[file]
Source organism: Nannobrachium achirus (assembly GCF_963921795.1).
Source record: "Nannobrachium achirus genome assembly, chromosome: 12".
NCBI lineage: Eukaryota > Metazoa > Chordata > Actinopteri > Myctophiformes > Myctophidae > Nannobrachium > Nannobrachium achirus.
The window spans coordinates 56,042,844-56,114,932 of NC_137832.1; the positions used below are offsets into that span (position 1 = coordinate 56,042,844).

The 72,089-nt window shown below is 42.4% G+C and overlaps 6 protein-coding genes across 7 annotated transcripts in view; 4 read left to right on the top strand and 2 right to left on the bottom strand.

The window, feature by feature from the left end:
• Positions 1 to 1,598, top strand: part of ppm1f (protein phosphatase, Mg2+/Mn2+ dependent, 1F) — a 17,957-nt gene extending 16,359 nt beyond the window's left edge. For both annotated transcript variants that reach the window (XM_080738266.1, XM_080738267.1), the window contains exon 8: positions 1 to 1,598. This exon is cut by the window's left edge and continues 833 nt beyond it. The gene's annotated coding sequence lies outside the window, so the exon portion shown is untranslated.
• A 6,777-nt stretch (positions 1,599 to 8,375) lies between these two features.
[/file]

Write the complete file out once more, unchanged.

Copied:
Source organism: Nannobrachium achirus (assembly GCF_963921795.1).
Source record: "Nannobrachium achirus genome assembly, chromosome: 12".
NCBI lineage: Eukaryota > Metazoa > Chordata > Actinopteri > Myctophiformes > Myctophidae > Nannobrachium > Nannobrachium achirus.
The window spans coordinates 56,042,844-56,114,932 of NC_137832.1; the positions used below are offsets into that span (position 1 = coordinate 56,042,844).

The 72,089-nt window shown below is 42.4% G+C and overlaps 6 protein-coding genes across 7 annotated transcripts in view; 4 read left to right on the top strand and 2 right to left on the bottom strand.

The window, feature by feature from the left end:
• Positions 1 to 1,598, top strand: part of ppm1f (protein phosphatase, Mg2+/Mn2+ dependent, 1F) — a 17,957-nt gene extending 16,359 nt beyond the window's left edge. For both annotated transcript variants that reach the window (XM_080738266.1, XM_080738267.1), the window contains exon 8: positions 1 to 1,598. This exon is cut by the window's left edge and continues 833 nt beyond it. The gene's annotated coding sequence lies outside the window, so the exon portion shown is untranslated.
• A 6,777-nt stretch (positions 1,599 to 8,375) lies between these two features.